Sports Luxury expands the air-conditioning to three zones with a humidity sensor. It is also equipped with a hands-free boot opener, semi-aniline leather-accented seats, heated steering wheel and adjustable, heated rear seats that recline, power rear sunshade and manual side rear window shades.
On the safety front, the Luxury is equipped with Lexus’ Pre-Collision Safety System with Pedestrian Detection, Lane Departure Warning with Steering Assist, Automatic High Beam and all-speed Active Cruise Control. All pretty standard fare these days but I question the lack of Blind-Spot Monitor and Rear Cross-Traffic Alert in the base Luxury trim, the former is an absolute necessity given how much blind spot the ES’ thick B pillar creates. To get those features you will have to step up to the Sports Luxury trim, which also adds adaptive headlights.
The ES’s hybrid system is all-new according to Lexus and combines an Atkinson cycle 2.5-litre four-cylinder direct-injection petrol engine with lighter, smaller and more efficient battery pack and electric motor. With the engine rated at 131kW and the electric motor producing 88kW, the system outputs a combined total of 160kW of power and 221Nm of torque. Normal, Eco and Sport driving modes can be engaged even in electric-only (EV) operation.
The hybrid drivetrain offers plenty of go from the get go thanks to the strong torque from the electric motor the moment you floor the right pedal, delivering relatively lively electrically propelled acceleration. As you press on the petrol engine kicks in to supply more power.
The self-charging system replenishes the battery every time the car coasts or brakes, which brings an artificial brake feel typical of hybrids, but the pedal is still nicely progressive until just before the end of the travel at which point it turns unpleasantly wooden.
While its zero to 100km/h acceleration time of of 8.9 seconds is nothing to shout about, the ES has more than enough pull for everything the daily grind throws at it. Throttle response is good thanks to the instant 202Nm of torque from the electric motor and an engine that kicks in swiftly when called for. The linear power build up also makes for fairly effortless overtaking.
But the most impressive is just how refined, smooth and quiet the drivetrain is. The transition from electric only to petrol-electric is almost imperceptible, and while the CVT automatic the engine is hooked up to isn’t anywhere near sporty to drive, it’s entirely suited to the fuel-saving nature of the hybrid ES, operating smoothly and discretely in the background without ever bringing attention to itself.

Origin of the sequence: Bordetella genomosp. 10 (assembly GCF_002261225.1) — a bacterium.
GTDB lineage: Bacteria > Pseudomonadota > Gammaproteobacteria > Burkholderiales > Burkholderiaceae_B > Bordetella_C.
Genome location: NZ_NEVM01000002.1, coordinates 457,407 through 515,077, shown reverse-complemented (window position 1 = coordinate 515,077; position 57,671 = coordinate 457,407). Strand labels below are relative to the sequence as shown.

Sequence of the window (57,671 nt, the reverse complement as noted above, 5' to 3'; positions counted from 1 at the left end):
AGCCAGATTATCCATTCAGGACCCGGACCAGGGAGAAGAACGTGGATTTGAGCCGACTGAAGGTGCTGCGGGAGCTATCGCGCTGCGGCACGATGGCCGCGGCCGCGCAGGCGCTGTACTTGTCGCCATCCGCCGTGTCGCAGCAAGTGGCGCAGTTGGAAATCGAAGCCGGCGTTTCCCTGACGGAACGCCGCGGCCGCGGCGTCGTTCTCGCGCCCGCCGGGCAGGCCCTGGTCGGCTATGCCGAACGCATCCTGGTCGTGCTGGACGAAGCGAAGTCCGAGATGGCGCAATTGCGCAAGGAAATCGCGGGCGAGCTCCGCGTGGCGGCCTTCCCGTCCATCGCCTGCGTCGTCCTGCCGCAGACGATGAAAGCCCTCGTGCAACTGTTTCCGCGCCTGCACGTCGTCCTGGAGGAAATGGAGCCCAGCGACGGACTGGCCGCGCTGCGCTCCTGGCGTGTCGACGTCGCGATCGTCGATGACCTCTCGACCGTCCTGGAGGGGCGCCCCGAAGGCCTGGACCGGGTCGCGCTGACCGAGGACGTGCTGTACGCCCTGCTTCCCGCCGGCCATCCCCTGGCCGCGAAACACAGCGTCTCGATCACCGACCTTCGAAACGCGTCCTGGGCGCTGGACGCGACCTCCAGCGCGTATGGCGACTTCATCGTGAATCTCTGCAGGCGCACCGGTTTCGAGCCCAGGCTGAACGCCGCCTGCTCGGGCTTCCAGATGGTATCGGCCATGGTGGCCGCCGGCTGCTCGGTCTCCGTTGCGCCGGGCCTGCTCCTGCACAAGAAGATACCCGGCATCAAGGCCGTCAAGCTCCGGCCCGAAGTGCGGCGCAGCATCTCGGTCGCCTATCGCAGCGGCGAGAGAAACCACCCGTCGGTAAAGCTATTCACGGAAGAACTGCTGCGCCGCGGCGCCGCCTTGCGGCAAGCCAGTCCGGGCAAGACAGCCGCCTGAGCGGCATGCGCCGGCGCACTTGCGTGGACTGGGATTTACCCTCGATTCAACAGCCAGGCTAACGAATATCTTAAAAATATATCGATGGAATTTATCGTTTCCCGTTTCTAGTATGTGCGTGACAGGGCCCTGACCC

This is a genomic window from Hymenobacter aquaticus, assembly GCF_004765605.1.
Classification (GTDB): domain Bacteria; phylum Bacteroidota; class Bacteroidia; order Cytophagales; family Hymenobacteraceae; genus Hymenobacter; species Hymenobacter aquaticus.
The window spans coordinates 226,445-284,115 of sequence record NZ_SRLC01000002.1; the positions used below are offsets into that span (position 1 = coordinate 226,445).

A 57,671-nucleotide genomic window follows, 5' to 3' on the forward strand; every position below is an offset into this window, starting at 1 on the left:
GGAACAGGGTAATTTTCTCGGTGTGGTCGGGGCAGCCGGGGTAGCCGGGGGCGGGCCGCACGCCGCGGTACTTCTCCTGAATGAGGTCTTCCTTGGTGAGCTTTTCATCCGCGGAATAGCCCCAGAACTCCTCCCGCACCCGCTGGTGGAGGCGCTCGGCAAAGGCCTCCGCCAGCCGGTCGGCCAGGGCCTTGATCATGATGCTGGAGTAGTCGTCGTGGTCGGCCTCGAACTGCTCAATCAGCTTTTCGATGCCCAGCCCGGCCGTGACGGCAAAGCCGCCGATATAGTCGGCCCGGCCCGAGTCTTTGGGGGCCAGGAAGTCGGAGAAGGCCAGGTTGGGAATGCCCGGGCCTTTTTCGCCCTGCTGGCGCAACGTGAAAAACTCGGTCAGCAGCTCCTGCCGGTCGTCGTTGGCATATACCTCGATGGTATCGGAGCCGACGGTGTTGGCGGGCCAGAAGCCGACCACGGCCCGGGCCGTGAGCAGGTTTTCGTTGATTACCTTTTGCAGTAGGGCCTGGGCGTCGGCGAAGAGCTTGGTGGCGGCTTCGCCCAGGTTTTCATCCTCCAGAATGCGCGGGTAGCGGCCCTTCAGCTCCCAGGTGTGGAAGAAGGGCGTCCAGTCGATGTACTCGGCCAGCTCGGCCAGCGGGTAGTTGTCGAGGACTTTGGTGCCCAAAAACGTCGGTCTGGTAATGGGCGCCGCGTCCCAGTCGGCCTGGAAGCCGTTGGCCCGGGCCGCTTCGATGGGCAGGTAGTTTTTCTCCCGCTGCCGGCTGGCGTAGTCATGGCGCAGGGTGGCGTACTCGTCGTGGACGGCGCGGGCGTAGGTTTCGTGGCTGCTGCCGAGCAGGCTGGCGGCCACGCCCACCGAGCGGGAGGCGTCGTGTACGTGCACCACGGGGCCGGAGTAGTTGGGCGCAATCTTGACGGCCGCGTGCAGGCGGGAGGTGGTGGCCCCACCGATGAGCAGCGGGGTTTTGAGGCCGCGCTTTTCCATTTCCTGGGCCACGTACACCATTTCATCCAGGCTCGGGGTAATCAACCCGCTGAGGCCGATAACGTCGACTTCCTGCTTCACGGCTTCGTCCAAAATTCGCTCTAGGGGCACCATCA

With the whole powertrain being so fluidy and hushed, you won’t care if it’s got a CVT or conventional torque converter because it drives almost like a full electric car, except of course when you’re hammering it.
And on the topic of sporty driving, the ES isn’t what you’d expect from a hybrid. It actually handles reasonably well with good body control and crisp turn-in. The steering is direct, if not a little numb on feedback, and the tyres offer excellent grip. The location of the battery pack in the rear underneath the rear seats also helps to balance weight distribution and contributes to a fairly neutral handling feel.
But driving dynamics aren’t what the ES is about, rather it’s about comfort and luxurious motoring. And in that brief, the ES is simply unrivaled. It’s the quietest, most comfortable and plushest mid-size luxury sedan you can get for the money. Ride quality is outstanding, even on our crumbling roads, and the cabin is always serene and tranquil. The ES is both a delightful daily and a supreme long distance cruiser.
And the best part is at the end of our week-long test covering over 1,000km of mixed driving the ES’ average fuel consumption came in at just 4.8L/100km, only 0.2L more than its rated figure. Try beating that in a diesel.
Design & Comfort
Performance & Handling
Equipment & Features
- Superbly hushed and refined
- Excellent fuel efficiency
- Unrivaled cabin space
- Outstanding ride comfort
- Lack of blind spot monitor for Luxury grade
- Clumsy infotainment interface
- Unnatural brake feel
For a car primarily built for cocooning its occupants in great comfort and luxury while they are being transported to their destination, the new Lexus ES fits the brief perfectly, just like many of its predecessors.
What this new one has that we have not seen in previous generations though is a good dose of style and new found level of dynamics. Match that with exceptional real-world fuel efficiency and generous features, the ES does present itself as a pretty attractive option if sportier driving feel afforded by similarly priced but smaller rear-wheel drive rivals isn’t a top priority.
2019 Lexus ES 300h pricing and specification
|Pricing (Excluding on-road costs):||From $59,888
Sports Luxury: $74,888
As tested: $59,888 (Luxury)
|Country of Origin:||Japan|
|Service Intervals:||12 months/15,000km|
|Engine:||2.5-litre direct-injected in-line 4 petrol:
131kW @ 5,700rpm, 221Nm @ 3,600-5,200rpm
160kW / 221Nm
|Power-to-Weight Ratio (W/kg):||93.8|
|Combined Fuel Consumption (L/100km):||Claimed: 4.6/ Tested 4.8|
|Fuel Capacity (L):||50|
|Safety:||· 5-star ANCAP
· 8 airbags
· Pre-Collision Safety System
· Autonomous Emergency Braking
· Lane Departure Alert with steering assist
· Auto High Beam
· Active Cruise Control
· Blind Spot Monitor (Sports Luxury Only)
· Rear Cross Traffic Alert (Sports Luxury Only)
· Adaptive headlights (Sports Luxury Only)
· Reversing camera with guide lines
|Dimensions (L/W/H/W-B) mm:||4,975/1,864/1,445/2,870|
|Turning Circle Between Kerbs:||5.8|
|Kerb Weight (kg):||1,740|
|Boot Space (L):||454|
|Towing Capacity (kg):||Braked: 400/Unbraked: 400|
|Entertainment:||· 12.3-inch LCD
· 10-speakers Pioneer surround sound (Luxury) / 17-speakers Mark Levinson surround sound (Sports Luxury)
· AUX and USB
· Satellite Navigation
BMW 5 Series, Mercedes-Benz E-Class, Audi A6, Volkswagen Arteon, Hyundai Genesis